“We know that farmers still have other needs. Keeping this in mind, providing a one stop shop holistic service to farmers has been at the back of my mind for several years.”

When he first found out about the USAID grant available through the Commercial Farm Service Programme (CFSP), he did not hesitate to apply. He felt that this grant could be a way to make his dream of serving the community come true.

“We believe in making sure that farmers have the products they need. The Bishoftu-Alema FSC supplies different agricultural inputs-both crop and livestock and has an inventory portfolio of over 122.” Alema farm also supplies animal feed, improved chickens, pullets, agricultural tools and equipment, pesticides and veterinary drugs to farmers,” he said.

Professionals from the centre provide consultations, professional services and various types of training aided with live demonstrations. It also conducts outreach and extension programmes to promote the centre and its products, services and trainings. Centre proffessionals provide door to door veterinary services. Agronomists provide trainings on safe use of pesticides, Major Alemayehu indicated.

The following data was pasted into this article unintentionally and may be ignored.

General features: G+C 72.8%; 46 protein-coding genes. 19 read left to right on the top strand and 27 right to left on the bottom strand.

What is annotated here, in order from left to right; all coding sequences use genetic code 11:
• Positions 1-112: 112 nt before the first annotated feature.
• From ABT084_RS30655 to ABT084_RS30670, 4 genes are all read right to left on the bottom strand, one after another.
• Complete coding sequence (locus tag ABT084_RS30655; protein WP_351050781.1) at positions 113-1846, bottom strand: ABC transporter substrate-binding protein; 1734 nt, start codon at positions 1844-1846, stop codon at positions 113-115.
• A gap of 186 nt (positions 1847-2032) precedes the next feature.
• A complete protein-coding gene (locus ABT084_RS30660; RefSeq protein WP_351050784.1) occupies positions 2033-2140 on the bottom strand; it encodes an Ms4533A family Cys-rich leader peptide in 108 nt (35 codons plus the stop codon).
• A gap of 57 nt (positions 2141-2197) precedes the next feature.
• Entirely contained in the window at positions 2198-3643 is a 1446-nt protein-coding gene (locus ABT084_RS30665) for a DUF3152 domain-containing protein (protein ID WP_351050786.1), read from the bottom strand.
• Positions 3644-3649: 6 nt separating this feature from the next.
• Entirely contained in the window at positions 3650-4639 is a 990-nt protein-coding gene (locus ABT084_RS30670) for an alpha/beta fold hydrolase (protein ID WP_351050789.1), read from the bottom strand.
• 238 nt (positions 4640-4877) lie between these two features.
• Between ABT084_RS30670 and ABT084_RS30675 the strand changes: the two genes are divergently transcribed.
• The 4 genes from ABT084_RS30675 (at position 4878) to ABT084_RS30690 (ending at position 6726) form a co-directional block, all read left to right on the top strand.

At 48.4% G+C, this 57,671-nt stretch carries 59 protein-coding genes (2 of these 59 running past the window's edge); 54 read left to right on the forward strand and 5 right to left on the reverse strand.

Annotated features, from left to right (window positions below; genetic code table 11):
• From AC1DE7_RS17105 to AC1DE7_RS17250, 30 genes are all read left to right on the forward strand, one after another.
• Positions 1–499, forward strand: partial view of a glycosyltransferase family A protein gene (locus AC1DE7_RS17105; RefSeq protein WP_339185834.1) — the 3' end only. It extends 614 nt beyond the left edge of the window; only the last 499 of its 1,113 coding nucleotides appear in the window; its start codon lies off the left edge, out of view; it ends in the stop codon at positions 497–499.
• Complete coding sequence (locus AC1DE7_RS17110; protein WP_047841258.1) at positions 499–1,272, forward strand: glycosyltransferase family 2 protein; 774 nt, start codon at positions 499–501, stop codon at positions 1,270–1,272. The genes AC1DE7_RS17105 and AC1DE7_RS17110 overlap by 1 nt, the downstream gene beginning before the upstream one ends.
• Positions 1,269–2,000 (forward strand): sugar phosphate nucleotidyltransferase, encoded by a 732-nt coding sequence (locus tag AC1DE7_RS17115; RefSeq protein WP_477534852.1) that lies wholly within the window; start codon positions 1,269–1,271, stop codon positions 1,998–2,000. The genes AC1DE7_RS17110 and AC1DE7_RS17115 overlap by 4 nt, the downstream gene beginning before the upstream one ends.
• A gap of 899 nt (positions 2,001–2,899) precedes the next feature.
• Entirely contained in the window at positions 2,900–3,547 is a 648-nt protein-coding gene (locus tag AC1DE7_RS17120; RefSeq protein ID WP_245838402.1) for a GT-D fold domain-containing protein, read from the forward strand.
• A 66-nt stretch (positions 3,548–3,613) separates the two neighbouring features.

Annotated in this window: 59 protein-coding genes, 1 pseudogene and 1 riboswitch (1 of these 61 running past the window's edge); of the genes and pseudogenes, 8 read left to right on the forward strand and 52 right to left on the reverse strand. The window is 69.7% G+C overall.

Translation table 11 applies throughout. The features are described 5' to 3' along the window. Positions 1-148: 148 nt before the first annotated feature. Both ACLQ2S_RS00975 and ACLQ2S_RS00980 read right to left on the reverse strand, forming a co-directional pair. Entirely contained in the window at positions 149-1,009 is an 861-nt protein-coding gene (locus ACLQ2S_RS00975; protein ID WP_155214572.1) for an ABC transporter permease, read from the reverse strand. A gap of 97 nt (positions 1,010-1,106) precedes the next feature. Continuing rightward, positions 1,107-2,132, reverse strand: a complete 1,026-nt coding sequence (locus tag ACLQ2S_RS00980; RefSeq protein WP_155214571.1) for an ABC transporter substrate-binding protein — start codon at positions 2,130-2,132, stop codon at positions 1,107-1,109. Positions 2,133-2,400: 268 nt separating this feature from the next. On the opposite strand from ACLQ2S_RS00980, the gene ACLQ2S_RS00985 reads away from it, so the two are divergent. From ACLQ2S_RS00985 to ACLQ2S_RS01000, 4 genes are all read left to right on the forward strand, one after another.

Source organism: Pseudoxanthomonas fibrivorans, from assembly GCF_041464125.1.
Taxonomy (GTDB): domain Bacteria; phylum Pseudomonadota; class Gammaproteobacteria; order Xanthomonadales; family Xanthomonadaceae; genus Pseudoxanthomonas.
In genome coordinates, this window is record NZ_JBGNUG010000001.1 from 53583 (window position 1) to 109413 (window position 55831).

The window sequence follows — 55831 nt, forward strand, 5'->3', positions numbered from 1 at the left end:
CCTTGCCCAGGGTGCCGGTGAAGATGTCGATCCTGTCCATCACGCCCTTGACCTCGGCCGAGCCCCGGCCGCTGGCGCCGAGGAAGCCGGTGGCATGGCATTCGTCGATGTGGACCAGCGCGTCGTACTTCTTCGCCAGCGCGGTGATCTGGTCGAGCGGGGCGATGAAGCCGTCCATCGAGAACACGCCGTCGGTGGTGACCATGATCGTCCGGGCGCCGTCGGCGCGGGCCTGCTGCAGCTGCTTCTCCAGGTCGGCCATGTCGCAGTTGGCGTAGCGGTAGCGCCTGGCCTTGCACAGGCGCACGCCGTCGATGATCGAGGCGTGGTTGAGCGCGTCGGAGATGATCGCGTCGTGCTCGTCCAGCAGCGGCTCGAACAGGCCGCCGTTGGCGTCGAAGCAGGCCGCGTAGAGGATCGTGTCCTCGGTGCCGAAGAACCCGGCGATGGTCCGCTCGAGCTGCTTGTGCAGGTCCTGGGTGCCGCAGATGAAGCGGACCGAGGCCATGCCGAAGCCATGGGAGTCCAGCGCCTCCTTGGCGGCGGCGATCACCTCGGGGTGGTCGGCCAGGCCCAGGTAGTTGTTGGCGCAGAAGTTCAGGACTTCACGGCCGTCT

In only 45 days of operation, the Bishoftu-Alema FSC attracted over 300 customers, and obtained over 100, 000 birr in sales. During this time the Centre conducted an on-site training that was attended by 50 members of the government, 15 farmers and 35 professionals from input supply sector, according the owner of the Centre.

USAID Mission Director, Dennis Weller said that the agriculture input sector has a critical impact on the agricultural productivity. The Director also indicated that the Centre would enhance access to high quality seeds, fertilizer, plant protection and veterinary services. Through the application of such quality inputs, Ethiopian farmers can achieve higher productivity which will in turn contribute directly to income generation and household food security.